Having finished my MBA, I am now looking for a job. This, in turn, has led to some watching of daytime television during meals. Ever since I was a kid, I’ve enjoyed watching cartoons, and it is no different these days. However, I have noticed new business subtexts in some of these cartoons, whether intentional or not.
Spongebob Squarepants is particularly rich in business lessons, two examples of which I shall outline below.
- The Krusty Krab Company Culture
In the cartoon, the main character, Spongebob, works in a fast food outlet called the Krusty Krab. He loves the work and lives for being the best at flipping burgers and for the extra work that his boss, Mr. Krabs, demands from him.Mr. Krabs drives the business by the bottom line, always on the look out for profit, but he understands the importance of giving customers what they want. Spongebob buys into this philosophy wholeheartedly, and is a very satisfied employee, routinely going above and beyond for the good of the customer.
Squidward, on the other hand, is the other employee at the Krusty Krab. He only works there because he has to, and he does not buy into the customer service philosophy. In fact, Squidward routinely wishes that he would be fired, allowing him to move on and fulfil his dream of being a famous and respected clarinet player. He does not care about the organisation, nor does he care what happens to it. The minimal work he puts in for his job reflects this lack of commitment.
Business Lesson Bit
These dynamics highlight the importance of fitting with a company’s culture. If one does not fit with the culture, one is going to feel demotivated and work only the hours that one must.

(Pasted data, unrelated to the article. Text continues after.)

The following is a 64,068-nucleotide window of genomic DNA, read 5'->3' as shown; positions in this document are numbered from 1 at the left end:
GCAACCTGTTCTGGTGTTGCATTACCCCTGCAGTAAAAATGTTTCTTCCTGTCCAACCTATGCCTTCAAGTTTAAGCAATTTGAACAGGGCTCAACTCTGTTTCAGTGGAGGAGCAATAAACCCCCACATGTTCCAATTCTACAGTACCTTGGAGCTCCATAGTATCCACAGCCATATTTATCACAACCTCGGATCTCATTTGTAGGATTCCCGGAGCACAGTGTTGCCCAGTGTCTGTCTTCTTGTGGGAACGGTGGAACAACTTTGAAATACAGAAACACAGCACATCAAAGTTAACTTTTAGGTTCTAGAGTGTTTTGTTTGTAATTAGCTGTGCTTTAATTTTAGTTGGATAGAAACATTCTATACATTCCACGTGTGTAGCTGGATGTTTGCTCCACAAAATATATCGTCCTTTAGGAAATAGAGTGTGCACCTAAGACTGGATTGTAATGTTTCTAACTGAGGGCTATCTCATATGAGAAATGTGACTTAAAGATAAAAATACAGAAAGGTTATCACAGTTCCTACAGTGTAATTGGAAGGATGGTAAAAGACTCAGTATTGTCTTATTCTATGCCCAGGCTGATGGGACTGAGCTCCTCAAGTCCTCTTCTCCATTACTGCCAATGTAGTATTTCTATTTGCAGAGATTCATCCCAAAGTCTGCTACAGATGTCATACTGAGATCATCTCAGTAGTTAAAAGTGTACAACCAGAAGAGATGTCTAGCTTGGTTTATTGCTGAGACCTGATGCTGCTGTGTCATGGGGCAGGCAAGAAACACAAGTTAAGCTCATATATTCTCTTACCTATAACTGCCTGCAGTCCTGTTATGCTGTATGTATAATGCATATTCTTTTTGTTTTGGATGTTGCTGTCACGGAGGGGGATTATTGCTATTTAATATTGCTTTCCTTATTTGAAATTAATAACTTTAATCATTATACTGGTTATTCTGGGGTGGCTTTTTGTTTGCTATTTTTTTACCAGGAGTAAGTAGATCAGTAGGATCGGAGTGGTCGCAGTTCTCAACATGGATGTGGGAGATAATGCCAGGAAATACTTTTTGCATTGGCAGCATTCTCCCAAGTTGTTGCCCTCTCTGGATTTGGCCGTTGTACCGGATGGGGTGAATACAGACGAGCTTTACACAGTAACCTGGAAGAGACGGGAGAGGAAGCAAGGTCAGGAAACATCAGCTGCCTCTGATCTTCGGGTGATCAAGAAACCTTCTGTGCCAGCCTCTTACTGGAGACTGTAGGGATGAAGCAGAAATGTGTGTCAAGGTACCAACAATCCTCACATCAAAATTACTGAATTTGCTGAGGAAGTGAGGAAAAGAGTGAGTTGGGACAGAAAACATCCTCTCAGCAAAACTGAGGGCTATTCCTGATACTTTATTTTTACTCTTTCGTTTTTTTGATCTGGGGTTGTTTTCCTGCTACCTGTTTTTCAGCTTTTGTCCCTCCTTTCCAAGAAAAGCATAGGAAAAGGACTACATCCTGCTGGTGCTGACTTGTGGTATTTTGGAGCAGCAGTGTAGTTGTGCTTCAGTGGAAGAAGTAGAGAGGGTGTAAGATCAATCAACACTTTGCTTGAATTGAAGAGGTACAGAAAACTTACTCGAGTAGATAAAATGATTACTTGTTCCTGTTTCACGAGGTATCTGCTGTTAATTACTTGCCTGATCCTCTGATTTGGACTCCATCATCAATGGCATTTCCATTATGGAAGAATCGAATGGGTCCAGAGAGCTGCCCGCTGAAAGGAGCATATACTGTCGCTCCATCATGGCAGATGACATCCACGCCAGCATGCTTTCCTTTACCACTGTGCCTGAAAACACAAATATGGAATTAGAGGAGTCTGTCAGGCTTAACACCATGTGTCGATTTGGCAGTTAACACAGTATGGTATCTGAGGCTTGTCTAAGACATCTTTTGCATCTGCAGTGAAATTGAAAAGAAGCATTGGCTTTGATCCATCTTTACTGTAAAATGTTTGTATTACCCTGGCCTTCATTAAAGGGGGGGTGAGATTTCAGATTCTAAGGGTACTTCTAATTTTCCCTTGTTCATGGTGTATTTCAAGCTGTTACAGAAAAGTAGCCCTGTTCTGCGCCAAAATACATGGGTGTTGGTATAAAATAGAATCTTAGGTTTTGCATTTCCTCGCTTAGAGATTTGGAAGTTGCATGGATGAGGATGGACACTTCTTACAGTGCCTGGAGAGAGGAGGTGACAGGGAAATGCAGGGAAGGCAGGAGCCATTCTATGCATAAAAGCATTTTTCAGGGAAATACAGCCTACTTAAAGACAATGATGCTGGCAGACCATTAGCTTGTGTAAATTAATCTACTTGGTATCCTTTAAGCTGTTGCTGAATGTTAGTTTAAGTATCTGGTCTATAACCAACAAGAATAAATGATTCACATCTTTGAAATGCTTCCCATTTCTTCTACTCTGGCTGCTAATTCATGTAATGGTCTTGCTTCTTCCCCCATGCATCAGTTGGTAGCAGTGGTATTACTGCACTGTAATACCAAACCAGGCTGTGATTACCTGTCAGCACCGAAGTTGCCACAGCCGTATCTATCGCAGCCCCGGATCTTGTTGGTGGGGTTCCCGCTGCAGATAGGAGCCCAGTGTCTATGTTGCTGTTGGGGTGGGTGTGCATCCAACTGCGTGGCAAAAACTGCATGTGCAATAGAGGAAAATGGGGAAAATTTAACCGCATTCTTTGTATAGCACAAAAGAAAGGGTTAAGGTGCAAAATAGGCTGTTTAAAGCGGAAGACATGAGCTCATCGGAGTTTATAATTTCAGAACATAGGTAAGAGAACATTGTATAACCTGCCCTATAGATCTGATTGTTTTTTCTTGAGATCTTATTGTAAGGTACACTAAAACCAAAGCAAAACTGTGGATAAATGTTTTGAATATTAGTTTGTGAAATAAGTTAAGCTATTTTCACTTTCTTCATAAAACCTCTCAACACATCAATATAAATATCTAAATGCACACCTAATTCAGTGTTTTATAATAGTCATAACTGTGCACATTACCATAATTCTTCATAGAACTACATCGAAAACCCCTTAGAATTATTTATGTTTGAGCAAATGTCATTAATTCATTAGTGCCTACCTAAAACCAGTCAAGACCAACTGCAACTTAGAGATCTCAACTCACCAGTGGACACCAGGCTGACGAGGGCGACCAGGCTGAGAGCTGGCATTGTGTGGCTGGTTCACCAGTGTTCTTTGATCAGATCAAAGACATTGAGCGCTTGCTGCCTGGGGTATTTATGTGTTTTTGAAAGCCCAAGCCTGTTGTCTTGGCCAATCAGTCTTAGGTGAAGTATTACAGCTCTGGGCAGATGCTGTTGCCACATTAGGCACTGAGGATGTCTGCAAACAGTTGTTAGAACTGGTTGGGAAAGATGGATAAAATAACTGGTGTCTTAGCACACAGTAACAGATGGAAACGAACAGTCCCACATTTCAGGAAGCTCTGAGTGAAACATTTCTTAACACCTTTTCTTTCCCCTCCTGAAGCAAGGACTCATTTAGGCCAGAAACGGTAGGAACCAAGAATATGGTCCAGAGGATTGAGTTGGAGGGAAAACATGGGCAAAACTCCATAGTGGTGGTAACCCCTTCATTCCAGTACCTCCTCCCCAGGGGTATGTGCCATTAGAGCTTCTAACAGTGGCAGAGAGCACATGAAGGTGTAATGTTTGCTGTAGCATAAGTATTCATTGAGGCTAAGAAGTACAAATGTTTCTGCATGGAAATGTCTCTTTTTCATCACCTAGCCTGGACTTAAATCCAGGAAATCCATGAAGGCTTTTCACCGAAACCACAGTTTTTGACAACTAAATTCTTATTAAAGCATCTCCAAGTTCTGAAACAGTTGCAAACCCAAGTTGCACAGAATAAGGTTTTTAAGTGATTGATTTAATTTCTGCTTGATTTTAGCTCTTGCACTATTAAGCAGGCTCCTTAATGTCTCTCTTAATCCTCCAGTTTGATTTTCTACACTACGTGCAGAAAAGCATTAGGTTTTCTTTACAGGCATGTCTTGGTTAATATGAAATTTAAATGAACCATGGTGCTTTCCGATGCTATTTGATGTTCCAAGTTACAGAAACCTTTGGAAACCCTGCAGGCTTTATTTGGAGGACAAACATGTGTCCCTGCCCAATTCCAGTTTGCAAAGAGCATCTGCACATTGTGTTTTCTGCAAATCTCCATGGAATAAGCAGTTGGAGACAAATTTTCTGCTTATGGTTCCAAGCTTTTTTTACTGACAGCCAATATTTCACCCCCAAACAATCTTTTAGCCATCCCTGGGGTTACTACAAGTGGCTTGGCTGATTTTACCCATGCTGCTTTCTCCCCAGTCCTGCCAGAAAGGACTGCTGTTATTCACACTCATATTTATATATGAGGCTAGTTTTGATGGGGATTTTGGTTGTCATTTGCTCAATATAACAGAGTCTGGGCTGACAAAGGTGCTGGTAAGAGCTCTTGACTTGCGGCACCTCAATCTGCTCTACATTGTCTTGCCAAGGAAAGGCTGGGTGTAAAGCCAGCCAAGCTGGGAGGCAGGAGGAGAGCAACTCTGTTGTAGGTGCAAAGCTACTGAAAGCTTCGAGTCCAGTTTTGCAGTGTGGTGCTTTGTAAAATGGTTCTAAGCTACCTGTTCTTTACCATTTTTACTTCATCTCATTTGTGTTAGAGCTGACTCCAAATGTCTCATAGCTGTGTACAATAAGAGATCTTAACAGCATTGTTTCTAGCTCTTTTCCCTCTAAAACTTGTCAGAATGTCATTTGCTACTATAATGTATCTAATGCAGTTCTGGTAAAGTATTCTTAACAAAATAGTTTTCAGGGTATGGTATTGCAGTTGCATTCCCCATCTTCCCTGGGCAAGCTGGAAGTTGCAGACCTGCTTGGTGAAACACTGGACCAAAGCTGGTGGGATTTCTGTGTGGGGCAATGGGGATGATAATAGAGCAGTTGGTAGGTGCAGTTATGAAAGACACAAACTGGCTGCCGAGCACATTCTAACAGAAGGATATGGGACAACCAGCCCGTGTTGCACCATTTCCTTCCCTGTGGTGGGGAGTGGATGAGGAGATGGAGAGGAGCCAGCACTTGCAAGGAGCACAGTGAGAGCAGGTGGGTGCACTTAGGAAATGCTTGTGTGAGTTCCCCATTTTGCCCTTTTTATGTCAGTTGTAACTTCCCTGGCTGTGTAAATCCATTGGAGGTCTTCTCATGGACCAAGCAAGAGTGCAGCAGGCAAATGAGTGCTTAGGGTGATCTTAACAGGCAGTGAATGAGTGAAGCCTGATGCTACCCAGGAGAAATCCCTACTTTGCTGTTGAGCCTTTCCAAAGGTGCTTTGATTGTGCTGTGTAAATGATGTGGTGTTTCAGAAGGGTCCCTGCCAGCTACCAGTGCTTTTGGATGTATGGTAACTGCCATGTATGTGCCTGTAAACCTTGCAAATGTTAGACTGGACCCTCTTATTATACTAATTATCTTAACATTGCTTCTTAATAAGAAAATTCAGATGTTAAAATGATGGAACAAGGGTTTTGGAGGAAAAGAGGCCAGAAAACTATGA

If, however, one is a perfect fit for an organisation’s culture, then one will be motivated to work above and beyond, contributing 110% to the “cause”. I can’t help thinking that, were Mr. Krabs to address Squidward’s lust for the clarinet by, for example, providing him with training or a gig at the restaurant, then Squidward would also be a more motivated employee, buying into the company’s customer-focused ethos.
- Sandy Cheeks and Customer Needs Identification
Sandy Cheeks is a squirrel that lives in an air bubble dome at the bottom of the sea. She is an inventor and scientist, always coming up with new gadgets. In one episode, we see that her bosses are simians when they come to run an inspection on her progress.
None of the inventions that she shows them are (in their eyes) impressive. They would all be very useful for a human’s day-to-day life, and certainly impress the other residents of Bikini Bottom (the name of Spongebob’s town), but they do not address any of her bosses’ needs.
Just after Sandy’s bosses have decided to shut down her dome for cost reasons, Spongebob and Patrick find a forgotten-about invention – a gadget that peels bananas. The simians are enthralled by this, and immediately agree to continue funding Sandy’s venture at the bottom of the ocean.
Business Lesson Bit
This is a common occurrence in everyday business, especially in startup companies, where the inventor sees huge utility in a gadget, but neglects to find out if it addresses any real consumer needs. A moral might be that, if other people aren’t as excited about your business idea as you are, the business plan might need to be changed.
Remember: no plan survives first contact and ideas cannot be precious (especially first ideas).